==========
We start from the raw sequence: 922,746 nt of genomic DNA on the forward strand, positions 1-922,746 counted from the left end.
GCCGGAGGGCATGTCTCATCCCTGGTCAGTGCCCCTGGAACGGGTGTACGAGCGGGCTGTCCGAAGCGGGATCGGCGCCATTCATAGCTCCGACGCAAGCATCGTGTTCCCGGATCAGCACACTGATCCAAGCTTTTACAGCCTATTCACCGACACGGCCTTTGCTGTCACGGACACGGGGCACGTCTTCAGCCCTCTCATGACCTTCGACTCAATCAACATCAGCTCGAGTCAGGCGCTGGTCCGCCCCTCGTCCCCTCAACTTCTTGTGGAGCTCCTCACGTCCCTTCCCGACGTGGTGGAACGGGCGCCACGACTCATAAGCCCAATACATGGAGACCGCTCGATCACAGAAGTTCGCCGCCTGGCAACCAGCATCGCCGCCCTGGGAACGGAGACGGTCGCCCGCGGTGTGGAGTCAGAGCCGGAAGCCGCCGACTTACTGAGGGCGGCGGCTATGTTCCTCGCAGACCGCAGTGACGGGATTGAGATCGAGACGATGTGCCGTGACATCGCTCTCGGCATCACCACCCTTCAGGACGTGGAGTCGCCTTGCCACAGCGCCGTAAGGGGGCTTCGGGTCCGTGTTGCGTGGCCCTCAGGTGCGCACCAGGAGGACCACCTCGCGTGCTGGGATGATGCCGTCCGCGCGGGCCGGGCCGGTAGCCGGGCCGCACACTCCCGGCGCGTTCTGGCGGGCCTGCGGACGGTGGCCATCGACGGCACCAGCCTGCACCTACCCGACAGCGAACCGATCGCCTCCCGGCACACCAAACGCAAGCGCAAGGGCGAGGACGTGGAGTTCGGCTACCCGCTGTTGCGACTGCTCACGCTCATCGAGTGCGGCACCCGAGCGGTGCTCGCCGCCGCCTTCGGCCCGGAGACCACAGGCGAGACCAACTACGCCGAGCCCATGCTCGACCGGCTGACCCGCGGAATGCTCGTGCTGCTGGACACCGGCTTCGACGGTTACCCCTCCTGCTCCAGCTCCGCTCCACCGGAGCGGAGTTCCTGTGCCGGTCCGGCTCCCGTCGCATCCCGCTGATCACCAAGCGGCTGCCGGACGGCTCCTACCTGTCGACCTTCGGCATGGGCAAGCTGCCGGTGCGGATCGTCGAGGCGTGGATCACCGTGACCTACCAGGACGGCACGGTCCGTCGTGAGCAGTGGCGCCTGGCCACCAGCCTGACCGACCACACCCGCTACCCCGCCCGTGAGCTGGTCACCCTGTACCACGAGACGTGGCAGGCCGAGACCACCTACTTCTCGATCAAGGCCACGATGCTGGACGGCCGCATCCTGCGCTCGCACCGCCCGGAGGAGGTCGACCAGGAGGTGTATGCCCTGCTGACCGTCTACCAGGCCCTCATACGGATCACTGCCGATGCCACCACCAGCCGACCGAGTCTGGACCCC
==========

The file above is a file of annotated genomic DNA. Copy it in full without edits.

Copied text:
We start from the raw sequence: 922,746 nt of genomic DNA on the forward strand, positions 1-922,746 counted from the left end.
GCCGGAGGGCATGTCTCATCCCTGGTCAGTGCCCCTGGAACGGGTGTACGAGCGGGCTGTCCGAAGCGGGATCGGCGCCATTCATAGCTCCGACGCAAGCATCGTGTTCCCGGATCAGCACACTGATCCAAGCTTTTACAGCCTATTCACCGACACGGCCTTTGCTGTCACGGACACGGGGCACGTCTTCAGCCCTCTCATGACCTTCGACTCAATCAACATCAGCTCGAGTCAGGCGCTGGTCCGCCCCTCGTCCCCTCAACTTCTTGTGGAGCTCCTCACGTCCCTTCCCGACGTGGTGGAACGGGCGCCACGACTCATAAGCCCAATACATGGAGACCGCTCGATCACAGAAGTTCGCCGCCTGGCAACCAGCATCGCCGCCCTGGGAACGGAGACGGTCGCCCGCGGTGTGGAGTCAGAGCCGGAAGCCGCCGACTTACTGAGGGCGGCGGCTATGTTCCTCGCAGACCGCAGTGACGGGATTGAGATCGAGACGATGTGCCGTGACATCGCTCTCGGCATCACCACCCTTCAGGACGTGGAGTCGCCTTGCCACAGCGCCGTAAGGGGGCTTCGGGTCCGTGTTGCGTGGCCCTCAGGTGCGCACCAGGAGGACCACCTCGCGTGCTGGGATGATGCCGTCCGCGCGGGCCGGGCCGGTAGCCGGGCCGCACACTCCCGGCGCGTTCTGGCGGGCCTGCGGACGGTGGCCATCGACGGCACCAGCCTGCACCTACCCGACAGCGAACCGATCGCCTCCCGGCACACCAAACGCAAGCGCAAGGGCGAGGACGTGGAGTTCGGCTACCCGCTGTTGCGACTGCTCACGCTCATCGAGTGCGGCACCCGAGCGGTGCTCGCCGCCGCCTTCGGCCCGGAGACCACAGGCGAGACCAACTACGCCGAGCCCATGCTCGACCGGCTGACCCGCGGAATGCTCGTGCTGCTGGACACCGGCTTCGACGGTTACCCCTCCTGCTCCAGCTCCGCTCCACCGGAGCGGAGTTCCTGTGCCGGTCCGGCTCCCGTCGCATCCCGCTGATCACCAAGCGGCTGCCGGACGGCTCCTACCTGTCGACCTTCGGCATGGGCAAGCTGCCGGTGCGGATCGTCGAGGCGTGGATCACCGTGACCTACCAGGACGGCACGGTCCGTCGTGAGCAGTGGCGCCTGGCCACCAGCCTGACCGACCACACCCGCTACCCCGCCCGTGAGCTGGTCACCCTGTACCACGAGACGTGGCAGGCCGAGACCACCTACTTCTCGATCAAGGCCACGATGCTGGACGGCCGCATCCTGCGCTCGCACCGCCCGGAGGAGGTCGACCAGGAGGTGTATGCCCTGCTGACCGTCTACCAGGCCCTCATACGGATCACTGCCGATGCCACCACCAGCCGACCGAGTCTGGACCCC